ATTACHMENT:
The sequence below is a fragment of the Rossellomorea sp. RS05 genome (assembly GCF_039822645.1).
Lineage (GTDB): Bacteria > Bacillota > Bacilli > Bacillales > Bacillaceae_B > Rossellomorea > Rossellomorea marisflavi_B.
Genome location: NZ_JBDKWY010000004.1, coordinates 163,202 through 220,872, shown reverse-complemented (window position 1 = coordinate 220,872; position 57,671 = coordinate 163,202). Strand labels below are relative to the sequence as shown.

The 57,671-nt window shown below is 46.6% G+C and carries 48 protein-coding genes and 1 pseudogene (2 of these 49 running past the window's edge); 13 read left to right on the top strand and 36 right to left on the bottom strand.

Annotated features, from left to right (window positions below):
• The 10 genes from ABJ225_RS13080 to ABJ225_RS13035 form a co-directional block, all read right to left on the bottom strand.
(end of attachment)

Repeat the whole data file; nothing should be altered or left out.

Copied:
The sequence below is a fragment of the Rossellomorea sp. RS05 genome (assembly GCF_039822645.1).
Lineage (GTDB): Bacteria > Bacillota > Bacilli > Bacillales > Bacillaceae_B > Rossellomorea > Rossellomorea marisflavi_B.
Genome location: NZ_JBDKWY010000004.1, coordinates 163,202 through 220,872, shown reverse-complemented (window position 1 = coordinate 220,872; position 57,671 = coordinate 163,202). Strand labels below are relative to the sequence as shown.

The 57,671-nt window shown below is 46.6% G+C and carries 48 protein-coding genes and 1 pseudogene (2 of these 49 running past the window's edge); 13 read left to right on the top strand and 36 right to left on the bottom strand.

Annotated features, from left to right (window positions below):
• The 10 genes from ABJ225_RS13080 to ABJ225_RS13035 form a co-directional block, all read right to left on the bottom strand.